Nigeria escaped sect member rearrested for bombing in Pictures
ABUJA, Nigeria — The alleged mastermind of a radical Islamist sect’s Christmas Day church bombing fled across Nigeria after escaping police custody and hid for about a month before finally being apprehended Friday, authorities said.
The arrest of Kabiru Sokoto by Nigeria’s secret police and military comes after his escape led to national embarrassment amid the increasingly bloody attacks carried out by the sect known as Boko Haram. Though President Goodluck Jonathan fired the nation’s top police official, the nation’s weak central government still appears unable to stop the sect from attacking at will and disappearing into the shadows.
Officers from the State Security Service and soldiers raided a home early Friday morning in Mutum Biyu in Taraba state where they suspected Sokoto was hiding, said Marilyn Ogar, a spokeswoman for the secret police agency. They found Sokoto hiding behind a rack of drying laundry, Ogar said.
Authorities did not say how they found Sokoto, though secret police have in the past tracked suspects using the signals from their mobile phones. Ogar said Kabiru was hiding in a suspected accomplice’s home, but it wasn’t clear what his plans where. He initially fled to Nasarawa state, which borders Abuja, then to Taraba state, which borders Cameroon, she said.
Sokoto, wearing a green Puma T-shirt, appeared before journalists at a news conference at the secret police’s Abuja headquarters. He only answered “yes” when asked if he was Kabiru Sokoto.
Police named Sokoto, an alleged member of the radical sect known as Boko Haram, as the prime suspect for the Dec. 25 bombing of St. Theresa Catholic Church in Madalla, a city just outside of Nigeria’s capital Abuja. That attack killed at least 44 people, church officials say, as a car bomb detonated just as worshippers left an early morning Christmas Mass.
Boko Haram claimed responsibility for that attack and two others carried out the same day. The sect, whose name means “Western education is sacrilege” in the local Hausa language, is carrying out increasingly sophisticated and bloody attacks in its campaign to implement strict Shariah law and avenge Muslim killings in Nigeria, a multiethnic nation of more than 160 million people.
Officers arrested Sokoto in January at the official compound of the Borno state governor in Abuja. Borno state, in Nigeria’s arid and dusty northeast, is Boko Haram’s spiritual home.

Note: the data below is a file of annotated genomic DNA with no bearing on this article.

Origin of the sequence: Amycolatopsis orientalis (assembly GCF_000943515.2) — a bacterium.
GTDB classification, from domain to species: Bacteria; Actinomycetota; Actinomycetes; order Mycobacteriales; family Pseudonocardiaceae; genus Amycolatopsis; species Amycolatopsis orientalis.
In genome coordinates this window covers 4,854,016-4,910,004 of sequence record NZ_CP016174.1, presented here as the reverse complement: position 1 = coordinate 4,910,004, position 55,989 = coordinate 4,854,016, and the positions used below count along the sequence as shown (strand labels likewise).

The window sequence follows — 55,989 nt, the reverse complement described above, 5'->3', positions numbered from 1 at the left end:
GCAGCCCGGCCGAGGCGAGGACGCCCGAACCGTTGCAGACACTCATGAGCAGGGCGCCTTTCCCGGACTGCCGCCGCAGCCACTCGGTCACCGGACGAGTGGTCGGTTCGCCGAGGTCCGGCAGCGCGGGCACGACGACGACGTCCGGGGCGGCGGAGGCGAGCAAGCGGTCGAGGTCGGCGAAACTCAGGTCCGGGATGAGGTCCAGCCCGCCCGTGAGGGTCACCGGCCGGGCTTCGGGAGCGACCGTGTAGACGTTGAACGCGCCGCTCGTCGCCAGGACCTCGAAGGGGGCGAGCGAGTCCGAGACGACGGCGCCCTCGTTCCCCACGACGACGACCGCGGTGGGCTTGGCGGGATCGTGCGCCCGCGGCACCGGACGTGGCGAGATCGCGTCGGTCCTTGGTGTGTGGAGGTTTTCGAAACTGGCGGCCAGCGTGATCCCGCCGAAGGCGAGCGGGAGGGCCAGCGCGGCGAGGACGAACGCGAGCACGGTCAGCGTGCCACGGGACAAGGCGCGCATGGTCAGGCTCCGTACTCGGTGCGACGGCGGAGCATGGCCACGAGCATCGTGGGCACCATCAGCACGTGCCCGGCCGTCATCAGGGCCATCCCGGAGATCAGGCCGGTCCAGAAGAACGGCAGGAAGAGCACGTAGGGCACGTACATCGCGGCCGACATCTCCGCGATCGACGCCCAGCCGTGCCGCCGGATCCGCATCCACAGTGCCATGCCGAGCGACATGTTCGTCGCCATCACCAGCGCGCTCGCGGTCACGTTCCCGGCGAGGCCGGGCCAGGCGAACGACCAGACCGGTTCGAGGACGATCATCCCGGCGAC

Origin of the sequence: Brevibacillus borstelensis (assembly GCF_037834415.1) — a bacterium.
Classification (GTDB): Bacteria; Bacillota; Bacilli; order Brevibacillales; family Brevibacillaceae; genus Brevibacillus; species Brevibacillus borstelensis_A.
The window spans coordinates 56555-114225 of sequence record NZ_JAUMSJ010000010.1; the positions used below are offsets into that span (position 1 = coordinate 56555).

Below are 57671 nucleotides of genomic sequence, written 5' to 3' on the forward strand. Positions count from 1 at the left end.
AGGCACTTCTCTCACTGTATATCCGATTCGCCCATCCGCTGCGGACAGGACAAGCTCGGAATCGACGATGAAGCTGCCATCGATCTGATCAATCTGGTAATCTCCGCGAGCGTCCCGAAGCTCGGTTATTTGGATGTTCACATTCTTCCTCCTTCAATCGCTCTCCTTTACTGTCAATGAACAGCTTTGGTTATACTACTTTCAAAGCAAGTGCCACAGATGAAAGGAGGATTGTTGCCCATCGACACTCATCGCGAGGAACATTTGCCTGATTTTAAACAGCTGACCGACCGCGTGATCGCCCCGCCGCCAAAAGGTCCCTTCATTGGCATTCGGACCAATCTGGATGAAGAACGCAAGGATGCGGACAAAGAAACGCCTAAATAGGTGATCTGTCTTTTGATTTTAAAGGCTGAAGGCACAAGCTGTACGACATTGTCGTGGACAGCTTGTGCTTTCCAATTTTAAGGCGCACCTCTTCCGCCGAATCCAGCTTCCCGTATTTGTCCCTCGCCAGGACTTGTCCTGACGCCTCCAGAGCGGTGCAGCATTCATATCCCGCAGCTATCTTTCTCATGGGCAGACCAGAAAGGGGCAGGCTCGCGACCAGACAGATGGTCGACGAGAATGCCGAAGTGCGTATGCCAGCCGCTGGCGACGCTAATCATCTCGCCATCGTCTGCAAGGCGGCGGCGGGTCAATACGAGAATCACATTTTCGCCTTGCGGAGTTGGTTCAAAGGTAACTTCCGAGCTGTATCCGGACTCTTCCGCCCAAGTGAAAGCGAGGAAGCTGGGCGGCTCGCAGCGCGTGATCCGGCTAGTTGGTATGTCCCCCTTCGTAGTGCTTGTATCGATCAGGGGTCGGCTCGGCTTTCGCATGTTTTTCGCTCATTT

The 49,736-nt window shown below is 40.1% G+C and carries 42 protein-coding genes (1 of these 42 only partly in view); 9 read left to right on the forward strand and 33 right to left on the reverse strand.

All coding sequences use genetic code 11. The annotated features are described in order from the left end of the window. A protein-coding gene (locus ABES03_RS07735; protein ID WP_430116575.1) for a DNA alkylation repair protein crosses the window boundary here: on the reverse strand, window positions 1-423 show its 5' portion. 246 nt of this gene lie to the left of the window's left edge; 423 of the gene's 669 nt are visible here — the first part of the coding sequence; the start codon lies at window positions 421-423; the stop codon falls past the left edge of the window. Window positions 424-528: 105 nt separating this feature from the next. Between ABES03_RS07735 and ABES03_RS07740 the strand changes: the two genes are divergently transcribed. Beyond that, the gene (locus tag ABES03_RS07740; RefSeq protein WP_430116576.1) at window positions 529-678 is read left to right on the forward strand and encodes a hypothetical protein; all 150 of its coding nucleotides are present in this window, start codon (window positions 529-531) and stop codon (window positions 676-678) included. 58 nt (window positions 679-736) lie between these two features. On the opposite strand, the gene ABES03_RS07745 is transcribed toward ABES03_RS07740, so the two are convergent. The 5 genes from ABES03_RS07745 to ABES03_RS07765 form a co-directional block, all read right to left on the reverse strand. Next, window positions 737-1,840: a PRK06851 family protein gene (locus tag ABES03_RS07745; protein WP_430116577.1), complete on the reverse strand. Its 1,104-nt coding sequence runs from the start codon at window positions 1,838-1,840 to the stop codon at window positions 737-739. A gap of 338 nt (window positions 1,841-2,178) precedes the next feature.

However, a day after his arrest, a local police commissioner ordered Sokoto to be transferred to another police station in Abaji, a town outside of the capital. Authorities say the officers guarding Sokoto were attacked by suspected sect members and that he escaped, though the timing of the transfer and the official version of how he escaped has been widely questioned in the time since.
The local police commissioner has since been removed and is under investigation. Jonathan also fired the nation’s top police official, though he was only a few months away from mandatory retirement.
It appears Nigeria’s government has invested more manpower in hunting down Sokoto and keeping him held. The suspected bombing mastermind was flown back to Abuja on an air force flight, said a security official who requested anonymity as he wasn’t authorized to speak to journalists.
Sokoto’s arrest comes after authorities say they detained a Boko Haram spokesman who uses the nom de guerre Abul-Qaqa. While Abul-Qaqa and Sokoto’s apprehensions are major arrests, Boko Haram’s leader Imam Abubakar Shekau has issued video messages promising future attacks.
On Thursday, suspected Boko Haram gunmen shot and killed a Kano man who criticized the sect. He was shot after leaving a mosque for prayers, said witness Maikudi Hotoron Arewa. He said the gunmen told the man: “You are always critical of us. Your audacity cannot be achieved.”
This year, Boko Haram is blamed for killing at least 271 people, according to an Associated Press count. At least 185 people died in the sect’s coordinated assault in January on Kano, the largest city of Nigeria’s Muslim north.
Meanwhile Friday, the state-run Nigerian Television Authority aired an audio clip it said came from Boko Haram. The clip denied it wanted any peace negotiations with the nation’s government, contradicting an earlier video played by the television station this week showing two masked men who seemingly indicated the sect wanted talks.
“They should unmask themselves and let us know who they are,” a man said in Friday’s audio clip.
Associated Press writer Ibrahim Garba in Kano, Nigeria contributed to this report.
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